Aarushi murder: HC slams CBI, trial court judge
14 October 2017
The acquittal of parents Rajesh and Nupur Talwar in the murder of their daughter Aarushi and domestic help Hemraj has once again highlighted the shocking 'investigative' methods of the Central Bureau of Investigation, with the Allahabad High Court castigating the bureau for tampering with evidence, planting and tutoring witnesses, among other things.
The 273-page judgment by a bench of Justices B K Narayana and A K Mishra, which was released on Friday, was equally unsparing in slamming Special CBI Court judge Shyam Lal, who had convicted the Talwars in the case. It said, "Like a film director, the trial judge has tried to thrust coherence amongst facts inalienably scattered here and there but not giving any coherence to the idea as to what in fact happened."
The dentist couple was sentenced to life imprisonment four years ago by the special court for the murder of their teenage daughter Aarushi and domestic help Hemraj in May 2008.
The Allahabad High Court gave a number of instances of a shoddy investigation and trial, from ''subjective findings'' by medical and forensic experts to the tutoring of a witness and planting of another; from tampering with evidence to ''deliberate concealment'' of other evidence.
The judges said that the CBI couldn't even establish the motive for the crime, as the controversial theory of "sexual intercourse" between Aarushi and Hemraj stood debunked.
The bench methodically took apart the entire line of investigation followed by CBI ever since it was roped in by the Uttar Pradesh government to probe the case in 2008.
The bench cited a string of circumstances which considered collectively did not lead to the "irresistible conclusion" that no one but Nupur and Rajesh Talwar could have committed the crimes. It noted that the presence of an outsider in Talwar's Noida flat on the night of the crime "cannot be ruled out".
"Certainly two views are possible; one pointing to the guilt of the appellants; and the other to their innocence and in view of the principles expounded by the apex court, we prop propose to adopt the view which is favourable to the appellants," the judgment stated.
The testimony of Noida administration official Sanjay Chauhan claiming that he was one of the first to reach the crime scene in the morning, when he saw blood stains on the terrace, was also called into question.
Planted witness, tutored maid
Describing Chauhan as a "planted witness", the court said the CBI had brought him only to contradict the Talwars on hearsay evidence. Chauhan who was gave a statement that he had visited the Talwar home on 16 May 2008 but the CBI has not been able to come up with any cogent answer to the query of the defence as to how the CBI came to know about the visit of Sanjay Chauhan to L-32 Jalvayu Vihar, it pointed out.
The bench also faulted the CBI for being unable to prove that the dentist couple was awake on the night of the murders and punched holes in its much-touted claim that the internet router remained active.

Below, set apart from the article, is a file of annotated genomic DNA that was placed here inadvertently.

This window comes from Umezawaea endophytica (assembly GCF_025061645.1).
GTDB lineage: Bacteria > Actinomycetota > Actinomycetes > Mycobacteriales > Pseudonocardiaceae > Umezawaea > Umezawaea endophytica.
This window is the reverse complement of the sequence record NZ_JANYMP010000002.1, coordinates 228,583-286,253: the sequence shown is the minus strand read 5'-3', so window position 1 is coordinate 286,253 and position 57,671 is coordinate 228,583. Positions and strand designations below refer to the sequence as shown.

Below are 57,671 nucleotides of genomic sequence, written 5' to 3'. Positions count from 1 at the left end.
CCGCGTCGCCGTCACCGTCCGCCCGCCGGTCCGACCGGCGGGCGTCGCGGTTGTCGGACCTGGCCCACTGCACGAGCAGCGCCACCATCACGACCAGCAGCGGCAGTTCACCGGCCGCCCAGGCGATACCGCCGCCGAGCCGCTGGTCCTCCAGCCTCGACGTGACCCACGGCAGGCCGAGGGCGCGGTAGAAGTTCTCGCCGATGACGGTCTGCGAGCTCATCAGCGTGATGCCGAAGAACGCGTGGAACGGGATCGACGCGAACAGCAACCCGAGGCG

''The explanation that the appellants knew nothing as they were sleeping cannot be termed as no explanation and / or false explanation as from the evidence adduced by the CBI itself it was proved that if someone was sleeping in the Talwars' bedroom with the air-conditioners on which were a bit noisy, it was not possible for them to have heard the sounds of moving footsteps, closing and opening of doors inside the Talwars' flat.
''Thus, the trial court, in our opinion, committed a patent error of law in holding that the appellants were awake throughout the fateful night,'' the ruling said.
Despite "tutoring" maid Bharti Mandal, the CBI was unable to bring out from her testimony that when she reached the flat next morning, the outermost iron grill door was latched or locked from inside, the court noted.
The bench pointed to a statement in her cross-examination where she said, ''Whatever was taught / explained to me, the same statement I have stated.''
It led the court to question the probe team's next premise - that Aarushi and Hemraj were assaulted by the Talwars in her bedroom after which they dragged the body of Hemraj to the terrace after wrapping it in a bedsheet.
It said CBI discounted the strong possibility of outsiders having entered Talwar's flat and left after committing the double murder, latching the middle iron mesh door from outside and leaving the outer grill door of their flat open.
"While examining the theory of alternative hypothesis of the double murder covenanted in the prosecution case itself, we have already held that there is sufficient evidence on record suggesting entry of outsiders into the flat ... moreover, during the course of investigation the CBI had arrested and interrogated Krishna Thadarai, Rajkumar and Vijay Mandal who had remained suspects of the double murder for a considerably long time during the investigation," it noted.
Referring to botched up forensic results, the court said the CBI couldn't establish that injuries found on Aarushi and Hemraj were inflicted by a No 5 golf club and a surgical scalpel.
The court also said there was enough evidence on record showing that the golf club, which was handed over by Rajesh to the probe team, "was neither properly sealed nor kept in malkhana and the same had been tampered with."
The compared the Special CBI Court judge to a ''math teacher'' and a ''film director trying to thrust coherence into scattered facts''.
''Suspicion, however, grave it may be, cannot take the place of proof,'' the two judges concluded.